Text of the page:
Everyone seeks to perfect their DevOps efforts, with varying degrees of success. Many companies practice some rudimentary form of "DevOps," and wonder why it's still difficult to get quality software out the door. But there are some organizations that really get it, and are seeing great results as a result of their DevOps.
That's the finding of a recent survey of 30,000 IT managers and professionals, released by DevOps Research and Assessment (DORA), which finds progress in DevOps development. The survey's authors identified 7 percent as "elite performers," delivering software on-demand (multiple deploys per day), and making changes in less than one hour.
The distinctions between these high-end performers and the DevOps laggards are striking. Elite performers report that the time from committing code to having that code successfully deployed in production is less than one hour. By contrast, low performers required lead times between one month and six months. The average for the elites is 60 minutes, versus 26,940 minutes for low performers.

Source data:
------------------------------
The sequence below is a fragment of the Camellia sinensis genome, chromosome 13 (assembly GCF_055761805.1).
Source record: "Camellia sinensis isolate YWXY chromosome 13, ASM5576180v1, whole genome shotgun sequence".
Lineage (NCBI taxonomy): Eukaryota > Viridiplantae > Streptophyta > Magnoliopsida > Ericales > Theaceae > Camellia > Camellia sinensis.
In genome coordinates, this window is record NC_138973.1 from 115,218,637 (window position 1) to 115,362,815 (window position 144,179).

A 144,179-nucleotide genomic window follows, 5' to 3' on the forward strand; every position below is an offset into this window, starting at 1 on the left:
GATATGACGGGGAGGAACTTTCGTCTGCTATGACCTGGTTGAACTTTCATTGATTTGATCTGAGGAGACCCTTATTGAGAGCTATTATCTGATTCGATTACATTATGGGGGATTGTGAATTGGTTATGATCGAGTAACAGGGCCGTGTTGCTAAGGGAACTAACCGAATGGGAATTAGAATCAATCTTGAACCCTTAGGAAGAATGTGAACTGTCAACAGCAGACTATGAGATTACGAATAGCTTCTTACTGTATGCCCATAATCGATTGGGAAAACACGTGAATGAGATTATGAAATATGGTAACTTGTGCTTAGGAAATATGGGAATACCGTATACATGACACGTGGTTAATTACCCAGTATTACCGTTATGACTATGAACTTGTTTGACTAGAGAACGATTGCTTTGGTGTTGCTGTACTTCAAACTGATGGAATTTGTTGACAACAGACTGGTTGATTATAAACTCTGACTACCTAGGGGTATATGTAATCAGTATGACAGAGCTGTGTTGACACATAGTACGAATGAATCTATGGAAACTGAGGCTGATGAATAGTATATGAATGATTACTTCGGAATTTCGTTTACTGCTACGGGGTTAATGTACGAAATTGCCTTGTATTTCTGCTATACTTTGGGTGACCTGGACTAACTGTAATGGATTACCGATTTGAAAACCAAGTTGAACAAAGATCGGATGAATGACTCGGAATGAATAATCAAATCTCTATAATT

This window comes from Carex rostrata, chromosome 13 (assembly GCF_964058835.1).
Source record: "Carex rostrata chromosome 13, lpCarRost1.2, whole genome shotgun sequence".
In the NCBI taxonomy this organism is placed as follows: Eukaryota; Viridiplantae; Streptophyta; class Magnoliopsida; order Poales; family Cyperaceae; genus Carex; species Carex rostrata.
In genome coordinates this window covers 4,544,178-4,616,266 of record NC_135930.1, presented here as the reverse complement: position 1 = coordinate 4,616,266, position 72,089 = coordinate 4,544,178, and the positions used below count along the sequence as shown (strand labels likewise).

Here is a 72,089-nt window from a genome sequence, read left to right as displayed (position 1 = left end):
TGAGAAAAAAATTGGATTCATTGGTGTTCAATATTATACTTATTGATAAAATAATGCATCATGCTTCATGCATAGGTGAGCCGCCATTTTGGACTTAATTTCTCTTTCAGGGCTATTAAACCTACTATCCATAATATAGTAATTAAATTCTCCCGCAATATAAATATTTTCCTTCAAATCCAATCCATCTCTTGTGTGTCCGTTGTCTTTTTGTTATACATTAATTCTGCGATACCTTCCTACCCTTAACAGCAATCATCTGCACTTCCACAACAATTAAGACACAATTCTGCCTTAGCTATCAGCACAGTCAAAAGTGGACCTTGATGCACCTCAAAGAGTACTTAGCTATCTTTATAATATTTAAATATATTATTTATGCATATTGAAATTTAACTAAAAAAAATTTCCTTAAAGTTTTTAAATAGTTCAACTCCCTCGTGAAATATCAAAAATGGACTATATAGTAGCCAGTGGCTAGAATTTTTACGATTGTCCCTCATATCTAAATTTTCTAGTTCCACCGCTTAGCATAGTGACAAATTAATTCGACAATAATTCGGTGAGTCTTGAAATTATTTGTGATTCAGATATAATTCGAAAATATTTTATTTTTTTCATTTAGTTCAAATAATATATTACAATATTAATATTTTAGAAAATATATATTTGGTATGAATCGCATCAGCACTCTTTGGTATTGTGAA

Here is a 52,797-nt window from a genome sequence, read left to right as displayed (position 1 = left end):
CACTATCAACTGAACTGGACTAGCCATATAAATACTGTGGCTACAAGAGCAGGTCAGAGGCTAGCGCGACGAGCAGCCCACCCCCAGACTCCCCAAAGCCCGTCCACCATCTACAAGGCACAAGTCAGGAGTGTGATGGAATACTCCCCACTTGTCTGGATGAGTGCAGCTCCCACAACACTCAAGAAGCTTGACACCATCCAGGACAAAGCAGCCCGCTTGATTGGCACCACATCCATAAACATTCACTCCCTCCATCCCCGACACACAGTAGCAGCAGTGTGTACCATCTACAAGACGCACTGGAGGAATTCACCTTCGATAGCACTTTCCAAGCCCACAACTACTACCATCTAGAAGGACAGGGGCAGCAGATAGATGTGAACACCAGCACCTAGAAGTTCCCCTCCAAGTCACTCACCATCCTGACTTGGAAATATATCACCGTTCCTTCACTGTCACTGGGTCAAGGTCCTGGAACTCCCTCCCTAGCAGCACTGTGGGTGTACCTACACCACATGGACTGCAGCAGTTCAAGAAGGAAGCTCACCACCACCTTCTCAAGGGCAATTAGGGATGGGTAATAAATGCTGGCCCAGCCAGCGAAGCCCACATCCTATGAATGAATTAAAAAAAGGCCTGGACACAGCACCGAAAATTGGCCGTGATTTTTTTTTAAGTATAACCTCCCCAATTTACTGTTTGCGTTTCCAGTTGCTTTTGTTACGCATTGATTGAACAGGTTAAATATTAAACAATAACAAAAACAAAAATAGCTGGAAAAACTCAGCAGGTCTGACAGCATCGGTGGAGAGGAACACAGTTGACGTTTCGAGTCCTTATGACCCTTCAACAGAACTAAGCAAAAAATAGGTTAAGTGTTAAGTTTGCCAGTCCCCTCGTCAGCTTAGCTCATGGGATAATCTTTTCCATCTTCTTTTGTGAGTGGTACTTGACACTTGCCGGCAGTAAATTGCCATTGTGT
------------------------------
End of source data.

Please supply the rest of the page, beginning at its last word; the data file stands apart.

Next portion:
In addition, the elites have 46x more software deployments, 7x lower chqnge failure rate, and recover from incidents 2600x faster than their low-performing counterparts.
What helps separate the elites from the laggards? The DORA report authors -- Dr. Nicole Forsgren, Jez Humble and Gene Kim -- looked at the cultural issues that need to be addressed to move DevOps forward. "We find that technical and management practices shape culture and that culture in turn helps to improve performance outcomes." Autonomy is a key part of the strategy, they state.
Learning is another key component of a successful DevOps culture:
In DevOps and engineering circles, this is often done through retrospectives, also called learning reviews. In the operations world, learning reviews are often performed after an incident in order to figure out how to improve the system to prevent similar incidents from happening again. In this context they are sometimes known as post-mortems. The goal is the same, however: learning how to improve. In both the Agile and ops worlds, the importance of making these activities 'blameless' is often emphasized.
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